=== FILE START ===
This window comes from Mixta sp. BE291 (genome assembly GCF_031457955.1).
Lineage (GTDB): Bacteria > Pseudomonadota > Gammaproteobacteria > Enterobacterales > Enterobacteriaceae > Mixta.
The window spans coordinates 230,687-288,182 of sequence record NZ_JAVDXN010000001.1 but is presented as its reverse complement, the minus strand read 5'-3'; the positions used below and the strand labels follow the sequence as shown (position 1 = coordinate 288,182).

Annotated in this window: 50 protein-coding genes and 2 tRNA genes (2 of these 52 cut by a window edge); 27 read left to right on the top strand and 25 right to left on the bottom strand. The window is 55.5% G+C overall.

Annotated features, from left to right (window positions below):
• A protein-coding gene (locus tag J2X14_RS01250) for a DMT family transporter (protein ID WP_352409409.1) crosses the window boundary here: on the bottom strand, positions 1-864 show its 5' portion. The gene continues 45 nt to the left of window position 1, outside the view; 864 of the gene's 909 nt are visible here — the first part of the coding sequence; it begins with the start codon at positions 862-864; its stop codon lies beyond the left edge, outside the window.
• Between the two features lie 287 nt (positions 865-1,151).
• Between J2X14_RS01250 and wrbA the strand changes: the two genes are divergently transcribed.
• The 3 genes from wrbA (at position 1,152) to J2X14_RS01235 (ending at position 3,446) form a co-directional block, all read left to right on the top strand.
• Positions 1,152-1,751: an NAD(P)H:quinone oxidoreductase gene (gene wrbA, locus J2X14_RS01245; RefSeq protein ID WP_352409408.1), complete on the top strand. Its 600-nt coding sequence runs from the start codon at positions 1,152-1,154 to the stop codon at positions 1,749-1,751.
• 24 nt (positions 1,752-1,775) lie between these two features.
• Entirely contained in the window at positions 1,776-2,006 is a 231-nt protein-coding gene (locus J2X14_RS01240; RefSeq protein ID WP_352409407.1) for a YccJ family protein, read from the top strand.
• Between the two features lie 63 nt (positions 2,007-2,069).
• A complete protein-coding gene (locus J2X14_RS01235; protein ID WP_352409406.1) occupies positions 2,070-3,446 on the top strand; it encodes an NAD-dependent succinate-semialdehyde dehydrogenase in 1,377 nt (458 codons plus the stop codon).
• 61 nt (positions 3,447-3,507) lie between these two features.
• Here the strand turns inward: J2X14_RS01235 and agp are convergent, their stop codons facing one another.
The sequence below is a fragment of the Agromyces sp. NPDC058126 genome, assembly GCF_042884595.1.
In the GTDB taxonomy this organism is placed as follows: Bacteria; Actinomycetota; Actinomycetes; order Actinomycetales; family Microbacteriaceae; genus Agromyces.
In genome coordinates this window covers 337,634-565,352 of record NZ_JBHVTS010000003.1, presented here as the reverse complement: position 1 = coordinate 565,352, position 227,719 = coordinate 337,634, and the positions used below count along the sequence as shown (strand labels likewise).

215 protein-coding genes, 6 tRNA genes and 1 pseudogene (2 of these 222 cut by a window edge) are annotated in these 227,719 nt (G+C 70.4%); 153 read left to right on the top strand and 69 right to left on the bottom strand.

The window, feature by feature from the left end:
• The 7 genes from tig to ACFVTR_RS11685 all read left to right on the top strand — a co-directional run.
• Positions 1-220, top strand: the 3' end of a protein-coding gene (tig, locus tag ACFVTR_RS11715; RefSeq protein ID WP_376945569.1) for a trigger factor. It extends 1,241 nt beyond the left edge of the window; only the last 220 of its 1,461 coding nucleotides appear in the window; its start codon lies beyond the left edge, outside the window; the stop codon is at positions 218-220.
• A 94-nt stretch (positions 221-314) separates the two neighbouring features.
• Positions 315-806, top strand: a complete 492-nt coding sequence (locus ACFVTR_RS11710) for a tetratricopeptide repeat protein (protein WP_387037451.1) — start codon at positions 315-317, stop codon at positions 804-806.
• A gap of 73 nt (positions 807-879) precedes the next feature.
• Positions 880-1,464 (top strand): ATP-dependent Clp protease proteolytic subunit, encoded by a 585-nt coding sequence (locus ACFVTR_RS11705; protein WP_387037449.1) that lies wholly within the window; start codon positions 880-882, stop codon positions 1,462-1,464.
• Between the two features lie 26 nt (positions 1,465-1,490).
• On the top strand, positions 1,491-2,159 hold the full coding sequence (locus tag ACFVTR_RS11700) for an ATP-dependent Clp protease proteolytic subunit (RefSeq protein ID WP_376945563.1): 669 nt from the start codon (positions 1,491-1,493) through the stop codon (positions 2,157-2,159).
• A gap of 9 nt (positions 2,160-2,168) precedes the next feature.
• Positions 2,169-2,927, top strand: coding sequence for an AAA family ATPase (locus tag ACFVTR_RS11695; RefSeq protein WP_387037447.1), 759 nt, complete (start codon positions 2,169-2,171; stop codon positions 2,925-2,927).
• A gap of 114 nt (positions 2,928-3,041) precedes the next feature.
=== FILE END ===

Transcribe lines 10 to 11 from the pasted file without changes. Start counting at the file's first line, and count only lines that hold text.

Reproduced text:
• Positions 1,152-1,751: an NAD(P)H:quinone oxidoreductase gene (gene wrbA, locus J2X14_RS01245; RefSeq protein ID WP_352409408.1), complete on the top strand. Its 600-nt coding sequence runs from the start codon at positions 1,152-1,154 to the stop codon at positions 1,749-1,751.
• 24 nt (positions 1,752-1,775) lie between these two features.